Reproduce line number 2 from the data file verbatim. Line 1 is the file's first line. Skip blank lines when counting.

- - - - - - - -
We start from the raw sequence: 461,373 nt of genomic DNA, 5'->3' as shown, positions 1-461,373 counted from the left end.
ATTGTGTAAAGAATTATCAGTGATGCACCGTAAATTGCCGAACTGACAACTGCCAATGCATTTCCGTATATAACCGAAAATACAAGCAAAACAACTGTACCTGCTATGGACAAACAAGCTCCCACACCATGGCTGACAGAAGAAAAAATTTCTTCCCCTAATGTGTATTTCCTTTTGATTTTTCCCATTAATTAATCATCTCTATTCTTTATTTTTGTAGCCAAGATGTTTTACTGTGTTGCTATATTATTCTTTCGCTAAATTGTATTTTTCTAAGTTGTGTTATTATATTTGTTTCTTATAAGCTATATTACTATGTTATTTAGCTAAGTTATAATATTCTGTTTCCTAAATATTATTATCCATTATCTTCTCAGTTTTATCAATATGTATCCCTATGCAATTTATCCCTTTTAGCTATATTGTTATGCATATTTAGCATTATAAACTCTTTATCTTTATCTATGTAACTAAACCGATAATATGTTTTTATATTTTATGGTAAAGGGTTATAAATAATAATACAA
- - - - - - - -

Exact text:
ATTGTGTAAAGAATTATCAGTGATGCACCGTAAATTGCCGAACTGACAACTGCCAATGCATTTCCGTATATAACCGAAAATACAAGCAAAACAACTGTACCTGCTATGGACAAACAAGCTCCCACACCATGGCTGACAGAAGAAAAAATTTCTTCCCCTAATGTGTATTTCCTTTTGATTTTTCCCATTAATTAATCATCTCTATTCTTTATTTTTGTAGCCAAGATGTTTTACTGTGTTGCTATATTATTCTTTCGCTAAATTGTATTTTTCTAAGTTGTGTTATTATATTTGTTTCTTATAAGCTATATTACTATGTTATTTAGCTAAGTTATAATATTCTGTTTCCTAAATATTATTATCCATTATCTTCTCAGTTTTATCAATATGTATCCCTATGCAATTTATCCCTTTTAGCTATATTGTTATGCATATTTAGCATTATAAACTCTTTATCTTTATCTATGTAACTAAACCGATAATATGTTTTTATATTTTATGGTAAAGGGTTATAAATAATAATACAA